Ebola Response In N.H.: Facts, Fears, And Policy | New Hampshire Public Radio

Ebola Response In N.H.: Facts, Fears, And Policy

Nov 13, 2014

Since a handful of Ebola cases have made their way to the U.S., officials have mobilized to deal with the threat, sometimes seeming to add to confusion around this illness. And while the risk of contracting Ebola in New Hampshire remains extremely low, the state has issued a set of guidelines, ranging from symptom monitoring, to, more controversially, quarantine. We’re sorting out the facts, fears, and policies.

Ebola training response
Credit Army Medicine / Flickr/CC


  • Dr. Jose Montero - director of the Division of Public Health Services (DPHS) at the New Hampshire Department of Health and Human Services.


  • Dr. Lindsey Baden - director of clinical research in the Division of Infectious Diseases at Brigham and Women’s Hospital and associate professor at Harvard Medical School.
  • Dr. Ed Merrens, Chief Medical Officer for Dartmouth-Hitchcock; he oversees Dartmouth-Hitchcock's Ebola preparedness efforts.  
  • Patty Wight, reporter for Maine Public Broadcasting Network.  She covered the case of Kaci Hickox, a nurse who attracted international attention after objecting to her treatment in the U.S. upon returning from working with Ebola patients in West Africa.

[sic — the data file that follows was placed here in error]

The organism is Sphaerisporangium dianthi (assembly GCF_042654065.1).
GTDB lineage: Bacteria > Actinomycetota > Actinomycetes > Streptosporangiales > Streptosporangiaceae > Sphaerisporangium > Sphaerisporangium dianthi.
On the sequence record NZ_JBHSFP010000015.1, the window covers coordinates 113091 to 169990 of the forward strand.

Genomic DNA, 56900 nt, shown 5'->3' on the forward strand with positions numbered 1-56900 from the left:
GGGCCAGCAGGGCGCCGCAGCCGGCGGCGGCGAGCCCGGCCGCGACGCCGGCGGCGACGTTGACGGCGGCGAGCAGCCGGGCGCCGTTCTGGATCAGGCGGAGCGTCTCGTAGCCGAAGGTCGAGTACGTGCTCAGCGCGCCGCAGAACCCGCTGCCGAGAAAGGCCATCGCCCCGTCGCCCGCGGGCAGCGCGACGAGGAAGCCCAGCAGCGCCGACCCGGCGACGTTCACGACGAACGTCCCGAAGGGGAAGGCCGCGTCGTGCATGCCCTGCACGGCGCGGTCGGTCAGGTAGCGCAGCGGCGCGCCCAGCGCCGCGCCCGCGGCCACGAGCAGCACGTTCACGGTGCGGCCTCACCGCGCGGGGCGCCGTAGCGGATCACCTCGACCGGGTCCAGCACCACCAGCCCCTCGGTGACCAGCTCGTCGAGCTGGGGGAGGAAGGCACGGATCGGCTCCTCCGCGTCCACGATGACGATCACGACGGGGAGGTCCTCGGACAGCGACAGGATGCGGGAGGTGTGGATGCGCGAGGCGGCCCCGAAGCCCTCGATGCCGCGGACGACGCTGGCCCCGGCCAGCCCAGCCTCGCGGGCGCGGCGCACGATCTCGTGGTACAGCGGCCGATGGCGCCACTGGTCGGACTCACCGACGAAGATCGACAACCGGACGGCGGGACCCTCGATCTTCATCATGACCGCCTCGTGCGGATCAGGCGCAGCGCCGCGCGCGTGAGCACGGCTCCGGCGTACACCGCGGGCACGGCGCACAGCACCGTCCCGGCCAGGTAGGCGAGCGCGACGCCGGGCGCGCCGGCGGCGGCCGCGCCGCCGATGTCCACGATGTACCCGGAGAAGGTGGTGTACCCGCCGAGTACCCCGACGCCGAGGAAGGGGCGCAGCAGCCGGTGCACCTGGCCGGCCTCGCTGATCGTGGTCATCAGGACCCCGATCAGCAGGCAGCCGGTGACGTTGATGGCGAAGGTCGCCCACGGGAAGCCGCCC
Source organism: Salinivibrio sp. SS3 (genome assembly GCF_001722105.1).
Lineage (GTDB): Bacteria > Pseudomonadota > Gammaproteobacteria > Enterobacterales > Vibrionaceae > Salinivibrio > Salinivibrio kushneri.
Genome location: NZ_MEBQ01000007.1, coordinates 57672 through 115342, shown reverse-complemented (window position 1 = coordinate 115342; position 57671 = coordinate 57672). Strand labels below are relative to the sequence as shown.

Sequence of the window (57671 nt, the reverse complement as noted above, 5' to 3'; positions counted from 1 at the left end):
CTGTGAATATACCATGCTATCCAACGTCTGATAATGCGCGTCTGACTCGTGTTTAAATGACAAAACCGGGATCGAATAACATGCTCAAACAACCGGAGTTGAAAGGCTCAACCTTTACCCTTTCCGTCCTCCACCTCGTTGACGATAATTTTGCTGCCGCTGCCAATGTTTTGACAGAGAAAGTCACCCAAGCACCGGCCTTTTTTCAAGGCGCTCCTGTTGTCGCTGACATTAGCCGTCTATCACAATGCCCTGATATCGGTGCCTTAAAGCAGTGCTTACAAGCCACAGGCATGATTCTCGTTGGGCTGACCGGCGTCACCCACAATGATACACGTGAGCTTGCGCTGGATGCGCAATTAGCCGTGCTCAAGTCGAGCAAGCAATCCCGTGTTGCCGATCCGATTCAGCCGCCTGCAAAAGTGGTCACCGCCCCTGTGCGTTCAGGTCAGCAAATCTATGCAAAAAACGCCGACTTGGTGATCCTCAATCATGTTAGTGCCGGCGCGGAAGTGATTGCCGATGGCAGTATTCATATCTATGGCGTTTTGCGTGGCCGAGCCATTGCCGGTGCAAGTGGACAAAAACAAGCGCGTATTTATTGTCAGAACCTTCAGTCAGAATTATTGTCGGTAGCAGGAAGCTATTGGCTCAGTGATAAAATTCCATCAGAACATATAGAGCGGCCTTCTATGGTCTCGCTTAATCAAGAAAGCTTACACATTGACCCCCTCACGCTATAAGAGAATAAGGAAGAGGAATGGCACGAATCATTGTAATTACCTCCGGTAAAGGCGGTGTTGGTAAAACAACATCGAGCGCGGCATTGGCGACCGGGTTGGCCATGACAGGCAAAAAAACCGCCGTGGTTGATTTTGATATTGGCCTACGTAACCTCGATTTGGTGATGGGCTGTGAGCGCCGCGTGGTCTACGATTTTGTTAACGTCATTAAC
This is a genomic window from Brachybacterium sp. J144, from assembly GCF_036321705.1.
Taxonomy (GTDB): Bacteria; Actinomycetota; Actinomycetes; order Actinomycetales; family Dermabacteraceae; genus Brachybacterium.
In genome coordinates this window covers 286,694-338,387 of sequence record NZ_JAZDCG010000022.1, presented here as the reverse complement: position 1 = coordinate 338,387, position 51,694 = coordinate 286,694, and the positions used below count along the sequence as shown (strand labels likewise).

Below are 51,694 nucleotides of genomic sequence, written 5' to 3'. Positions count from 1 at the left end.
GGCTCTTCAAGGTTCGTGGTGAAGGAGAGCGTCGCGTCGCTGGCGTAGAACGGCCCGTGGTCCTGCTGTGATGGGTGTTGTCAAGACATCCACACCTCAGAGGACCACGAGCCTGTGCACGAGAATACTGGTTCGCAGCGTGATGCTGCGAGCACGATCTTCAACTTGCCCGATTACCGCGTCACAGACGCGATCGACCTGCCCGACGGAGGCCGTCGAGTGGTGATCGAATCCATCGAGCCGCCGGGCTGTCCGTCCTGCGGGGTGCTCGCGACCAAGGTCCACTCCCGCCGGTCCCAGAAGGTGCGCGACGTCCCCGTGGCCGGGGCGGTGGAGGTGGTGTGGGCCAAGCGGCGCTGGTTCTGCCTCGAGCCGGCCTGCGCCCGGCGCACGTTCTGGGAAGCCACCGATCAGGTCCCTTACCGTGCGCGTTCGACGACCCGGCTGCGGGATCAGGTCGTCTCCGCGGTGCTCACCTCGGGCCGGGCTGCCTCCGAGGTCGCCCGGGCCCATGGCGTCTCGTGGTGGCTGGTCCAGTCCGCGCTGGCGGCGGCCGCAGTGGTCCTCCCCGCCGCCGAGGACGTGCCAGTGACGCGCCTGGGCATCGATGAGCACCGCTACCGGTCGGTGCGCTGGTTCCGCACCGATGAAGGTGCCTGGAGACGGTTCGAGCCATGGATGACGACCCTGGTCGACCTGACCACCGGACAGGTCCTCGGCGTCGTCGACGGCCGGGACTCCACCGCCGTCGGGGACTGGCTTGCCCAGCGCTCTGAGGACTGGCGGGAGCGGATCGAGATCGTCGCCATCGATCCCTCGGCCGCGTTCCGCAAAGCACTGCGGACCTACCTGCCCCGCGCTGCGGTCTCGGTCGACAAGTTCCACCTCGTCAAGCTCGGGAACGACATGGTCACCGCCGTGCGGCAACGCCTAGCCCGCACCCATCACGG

• A report on N.H.'s Ebola protocol: "The state has outlined different rules for people who fall into one of four categories in its most recent updates: high risk exposure, some risk exposure and two degrees of low-negligible risk exposure. The isolation and quarantine policy as a whole is subject to change and its application could vary depending on the nature of a given case, according to the public health division."
  • An editorial in the New England Journal of Medicine that argues against mandatory quarantines: "We understand their motivation for this policy — to protect the citizens of their states from contracting this often-fatal illness. This approach, however, is not scientifically based, is unfair and unwise, and will impede essential efforts to stop these awful outbreaks of Ebola disease at their source, which is the only satisfactory goal. The governors' action is like driving a carpet tack with a sledgehammer: it gets the job done but overall is more destructive than beneficial."
  • An On The Media segment about the hype around Ebola
  • An update on the strategy to fight Ebola in Liberia: "As the rate of new Ebola infections in Liberia has slowed, American and Liberian officials are debating whether to build all 17 planned Ebola treatment centers in the country or to shift money from the Obama administration that was planned for the centers into other programs to combat future outbreaks."